“I grew up in the wild and magical landscape of the west coast of Ireland. The qualities of that landscape with its ever-shifting texture of sea and sky, small rocky fields and hawthorn bushes bent by winter gales, live within me as inner landscape. The continually changing weather—dark moody skies with rolling clouds, which can at any moment give way to a sudden burst of sunlight—bring everything into a heightened state of color and aliveness.
In my oils and pastels, I explore the metamorphic effects of weather upon the landscape. I am intrigued by the way color changes –how it manifests itself and dissipates as elements meet and cross. Working with thin veils of oil, or a fine dust of pastel, which can be rubbed in and lifted off, allows me to explore such an ephemeral subject.
The landscape of eastern Long Island, where I currently live and work, is of a very different quality. Its texture is much more light-reflective – large expanses of sandy shore and flat farmland. The juxtaposition of these two environments creates a tension and a balancing of forces, which provide a very rich soil from which to create new form and expression.” — RB
Roisin Bateman began her life and her art in the west of Ireland. After receiving her BFA from Belfast College of Art in Northern Ireland, she moved to the USA. For the past twenty-five years she has lived on the South Fork of Long Island.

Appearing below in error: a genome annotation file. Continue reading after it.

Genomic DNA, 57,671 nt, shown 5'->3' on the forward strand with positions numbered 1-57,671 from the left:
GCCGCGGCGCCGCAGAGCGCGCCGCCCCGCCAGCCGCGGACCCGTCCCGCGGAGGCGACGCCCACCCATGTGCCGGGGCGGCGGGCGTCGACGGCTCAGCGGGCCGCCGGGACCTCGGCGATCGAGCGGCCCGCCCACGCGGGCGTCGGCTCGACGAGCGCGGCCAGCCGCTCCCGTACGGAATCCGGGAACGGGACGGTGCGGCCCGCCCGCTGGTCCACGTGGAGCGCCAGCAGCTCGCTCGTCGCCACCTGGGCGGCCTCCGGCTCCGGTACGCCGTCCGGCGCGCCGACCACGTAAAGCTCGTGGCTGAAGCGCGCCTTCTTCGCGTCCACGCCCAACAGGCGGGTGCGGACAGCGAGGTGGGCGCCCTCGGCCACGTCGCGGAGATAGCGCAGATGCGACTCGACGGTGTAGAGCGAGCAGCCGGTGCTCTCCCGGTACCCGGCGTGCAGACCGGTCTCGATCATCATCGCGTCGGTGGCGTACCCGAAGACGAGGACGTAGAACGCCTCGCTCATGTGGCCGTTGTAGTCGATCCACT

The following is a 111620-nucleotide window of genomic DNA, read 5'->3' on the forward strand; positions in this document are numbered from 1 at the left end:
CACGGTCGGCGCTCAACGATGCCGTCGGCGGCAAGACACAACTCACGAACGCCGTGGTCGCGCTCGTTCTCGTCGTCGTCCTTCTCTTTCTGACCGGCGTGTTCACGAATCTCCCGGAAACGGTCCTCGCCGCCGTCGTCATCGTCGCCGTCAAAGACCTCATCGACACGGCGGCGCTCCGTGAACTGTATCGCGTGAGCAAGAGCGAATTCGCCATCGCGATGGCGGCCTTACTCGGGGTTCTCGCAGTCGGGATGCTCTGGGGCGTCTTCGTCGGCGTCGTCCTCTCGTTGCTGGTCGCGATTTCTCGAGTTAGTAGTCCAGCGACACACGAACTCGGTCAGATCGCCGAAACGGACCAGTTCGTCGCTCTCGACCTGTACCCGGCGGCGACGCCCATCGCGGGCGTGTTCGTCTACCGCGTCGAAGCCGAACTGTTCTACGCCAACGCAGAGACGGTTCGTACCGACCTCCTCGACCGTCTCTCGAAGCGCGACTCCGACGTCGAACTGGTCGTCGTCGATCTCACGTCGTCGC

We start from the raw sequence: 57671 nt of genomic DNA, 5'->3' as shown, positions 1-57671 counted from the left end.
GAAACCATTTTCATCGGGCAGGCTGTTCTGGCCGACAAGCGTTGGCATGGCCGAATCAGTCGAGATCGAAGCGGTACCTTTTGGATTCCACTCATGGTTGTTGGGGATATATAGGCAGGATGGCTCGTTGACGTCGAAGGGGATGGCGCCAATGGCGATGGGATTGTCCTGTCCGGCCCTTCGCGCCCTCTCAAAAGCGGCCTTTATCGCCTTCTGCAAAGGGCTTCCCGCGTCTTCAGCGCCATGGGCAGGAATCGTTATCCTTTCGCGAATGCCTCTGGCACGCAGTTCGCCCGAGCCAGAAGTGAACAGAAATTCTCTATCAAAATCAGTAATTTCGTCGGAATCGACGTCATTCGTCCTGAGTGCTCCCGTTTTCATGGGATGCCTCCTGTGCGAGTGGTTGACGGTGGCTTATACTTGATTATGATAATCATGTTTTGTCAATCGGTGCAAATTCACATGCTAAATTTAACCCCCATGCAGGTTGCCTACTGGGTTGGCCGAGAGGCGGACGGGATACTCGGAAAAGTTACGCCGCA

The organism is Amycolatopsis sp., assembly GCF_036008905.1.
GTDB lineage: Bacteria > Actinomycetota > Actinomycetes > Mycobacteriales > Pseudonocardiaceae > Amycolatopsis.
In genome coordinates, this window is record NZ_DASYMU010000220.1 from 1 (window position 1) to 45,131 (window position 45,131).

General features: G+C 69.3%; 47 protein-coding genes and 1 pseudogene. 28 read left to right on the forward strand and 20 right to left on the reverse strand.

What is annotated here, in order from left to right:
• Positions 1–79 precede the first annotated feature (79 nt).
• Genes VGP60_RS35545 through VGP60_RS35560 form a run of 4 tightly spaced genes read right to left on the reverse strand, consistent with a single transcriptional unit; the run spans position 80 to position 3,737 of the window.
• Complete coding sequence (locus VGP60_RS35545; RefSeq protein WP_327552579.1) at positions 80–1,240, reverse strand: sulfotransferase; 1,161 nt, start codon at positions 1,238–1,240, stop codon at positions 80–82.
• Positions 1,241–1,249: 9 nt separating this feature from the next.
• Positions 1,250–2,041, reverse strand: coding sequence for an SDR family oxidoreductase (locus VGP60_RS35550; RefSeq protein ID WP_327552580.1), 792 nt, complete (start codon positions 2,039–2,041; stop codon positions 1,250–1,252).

Her paintings, prints, and pastel works have been shown throughout the US and Ireland: at the Peter Marcelle Gallery, Bridgehampton, NY; folioeast, East Hampton, NY; the Watermill Center and Sara Nightingale Gallery, Watermill; the Nabi Gallery, Manhattan; at the Heckscher Museum, Huntington, NY; and the Linenhall Gallery in Castlebar, Ireland.
rotating exhibit of current & recently sold work
ROISIN BATEMAN speaks to folioeast’s COCO MYERS
CM/ YOU WORK IN BOTH OIL AND PASTEL? WHY BOTH?
RB/ I like oil paint, for it richness of color. I like to build up layers using thin veils of color, and oil is an excellent medium for that. Pastel, which is really like colored dust, and so easily blended and worked into, is an ideal medium to explore the play of elements, and the sudden transformations that can happen in nature.
CM/ How do you begin a painting?
RB/ I empty my mind of thoughts and listen. Through a process of listening and responding, a painting grows organically out of that conversation. I just keep following some kind of invisible thread and it's always a surprise where it leads.
CM/ YOU WERE BORN AND RAISED IN IRELAND. HOW DOES THIS AREA RELATE TO YOUR HOMELAND?
RB/ I've always lived by the shore, and can't imagine life without my daily pilgrimage to look at the changing light on the water. It inspires me endlessly. Even though my work is abstract, much of my inspiration comes from landscape, and weather as a shapeshifter in that landscape.
CM/ YOU WORK IN A STUDIO MOSTLY, YES?
RB/ I have a studio on my property in Sag Harbor village where I do most of my work. Occasionally I set up a temporary studio when I travel to Ireland or other places that inspire me.
CM/ DO YOU HAVE ANY FAVORITE SPOTS ON THE EAST END?
RB/ Barcelona Neck is a favorite walking spot, because it has a rocky shore and is full of texture, which remind me of the coastline of the west of Ireland were I grew up. The ocean inspires me in a different way—a vast expanse of open sea and sand, it speaks to me and spaciousness the vastness—it's full of possibility.